water is a closed system

June 14, 2010

This planet is a terrarium orbiting the sun. The flaming star casts a million terawatts of energy upon us each day. Earth has been given all that it needs. We will either thrive, or render this terrarium useless. We make our own destiny. It is insanity to let big conglomerates dictate the condition of this planet. And, it is cowardice.

Each fracking leaves approximately 4.5 million gallons of water sequestered beneath the earth – taken out of the water cycle – never to be replaced. For every 420 horizontal frackings, the equivalent of the Huntsville Reservoir is polluted and left underground (1.9 billion gallons). Water that has touched the lips of our ancestors, now gone from the equation.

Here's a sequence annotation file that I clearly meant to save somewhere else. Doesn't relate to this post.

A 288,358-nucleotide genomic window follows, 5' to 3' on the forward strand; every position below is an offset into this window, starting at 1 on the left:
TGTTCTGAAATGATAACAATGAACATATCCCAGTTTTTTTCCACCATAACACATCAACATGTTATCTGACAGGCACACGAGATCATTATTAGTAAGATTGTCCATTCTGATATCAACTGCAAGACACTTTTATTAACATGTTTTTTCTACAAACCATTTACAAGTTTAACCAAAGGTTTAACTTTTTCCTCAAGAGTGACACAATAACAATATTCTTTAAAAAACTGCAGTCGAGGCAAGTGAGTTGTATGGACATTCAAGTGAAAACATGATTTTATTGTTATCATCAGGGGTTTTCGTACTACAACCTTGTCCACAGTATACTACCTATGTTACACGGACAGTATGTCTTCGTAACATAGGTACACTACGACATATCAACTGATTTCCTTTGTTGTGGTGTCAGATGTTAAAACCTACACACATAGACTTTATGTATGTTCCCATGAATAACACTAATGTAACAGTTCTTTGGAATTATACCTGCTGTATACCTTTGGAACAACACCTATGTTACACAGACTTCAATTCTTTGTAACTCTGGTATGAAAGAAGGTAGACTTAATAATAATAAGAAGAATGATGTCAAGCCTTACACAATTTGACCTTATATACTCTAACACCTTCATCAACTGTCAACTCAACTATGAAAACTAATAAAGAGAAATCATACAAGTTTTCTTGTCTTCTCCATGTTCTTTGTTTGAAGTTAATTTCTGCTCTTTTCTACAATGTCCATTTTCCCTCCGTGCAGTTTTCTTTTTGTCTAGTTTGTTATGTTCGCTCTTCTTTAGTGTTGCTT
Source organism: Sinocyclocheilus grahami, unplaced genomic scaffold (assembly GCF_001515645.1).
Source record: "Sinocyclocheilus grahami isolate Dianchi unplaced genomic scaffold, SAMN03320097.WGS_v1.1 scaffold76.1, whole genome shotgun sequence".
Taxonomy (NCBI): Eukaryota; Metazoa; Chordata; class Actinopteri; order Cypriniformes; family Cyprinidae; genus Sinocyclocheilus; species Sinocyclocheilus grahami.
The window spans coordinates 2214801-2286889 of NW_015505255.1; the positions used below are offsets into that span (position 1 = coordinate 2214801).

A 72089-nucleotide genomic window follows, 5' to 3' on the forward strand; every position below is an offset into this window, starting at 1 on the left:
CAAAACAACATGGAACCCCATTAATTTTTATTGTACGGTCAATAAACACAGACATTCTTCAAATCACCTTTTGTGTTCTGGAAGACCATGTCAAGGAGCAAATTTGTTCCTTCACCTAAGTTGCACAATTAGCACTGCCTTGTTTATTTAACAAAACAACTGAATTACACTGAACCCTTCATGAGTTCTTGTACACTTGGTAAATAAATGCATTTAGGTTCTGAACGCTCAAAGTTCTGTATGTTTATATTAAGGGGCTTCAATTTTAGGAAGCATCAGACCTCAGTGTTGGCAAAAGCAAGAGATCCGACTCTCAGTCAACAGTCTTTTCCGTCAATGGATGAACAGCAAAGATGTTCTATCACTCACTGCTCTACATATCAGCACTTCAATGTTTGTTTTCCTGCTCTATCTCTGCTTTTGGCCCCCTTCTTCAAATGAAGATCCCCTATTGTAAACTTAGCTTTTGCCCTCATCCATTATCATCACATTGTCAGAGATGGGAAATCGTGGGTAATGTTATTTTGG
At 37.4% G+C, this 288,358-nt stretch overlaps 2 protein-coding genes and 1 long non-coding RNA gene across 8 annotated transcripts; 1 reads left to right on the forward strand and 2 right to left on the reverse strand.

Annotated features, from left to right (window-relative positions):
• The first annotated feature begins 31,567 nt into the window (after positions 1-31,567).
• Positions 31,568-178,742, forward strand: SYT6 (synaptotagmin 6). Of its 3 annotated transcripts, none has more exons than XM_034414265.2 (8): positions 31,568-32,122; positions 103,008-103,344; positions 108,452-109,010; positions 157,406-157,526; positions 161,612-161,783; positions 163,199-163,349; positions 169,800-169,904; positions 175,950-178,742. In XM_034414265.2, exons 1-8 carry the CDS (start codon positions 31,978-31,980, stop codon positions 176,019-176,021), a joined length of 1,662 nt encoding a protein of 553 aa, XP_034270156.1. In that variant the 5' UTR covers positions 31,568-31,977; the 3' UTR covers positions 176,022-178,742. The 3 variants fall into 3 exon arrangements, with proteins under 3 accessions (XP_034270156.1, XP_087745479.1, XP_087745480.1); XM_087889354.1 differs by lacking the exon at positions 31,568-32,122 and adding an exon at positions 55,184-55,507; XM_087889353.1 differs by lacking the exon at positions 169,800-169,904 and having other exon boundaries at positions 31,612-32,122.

Oh, we may see it again, but next time as a spoiler of our diminishing clean water supply.


Dick Cheney’s Picture Book of Energy – Page 1

May 21, 2010

sun-lrg.jpg

Obviously, the Sun is NOT a good source of energy.


GDAC Earth Day Statement

April 20, 2010

Earth Day Statement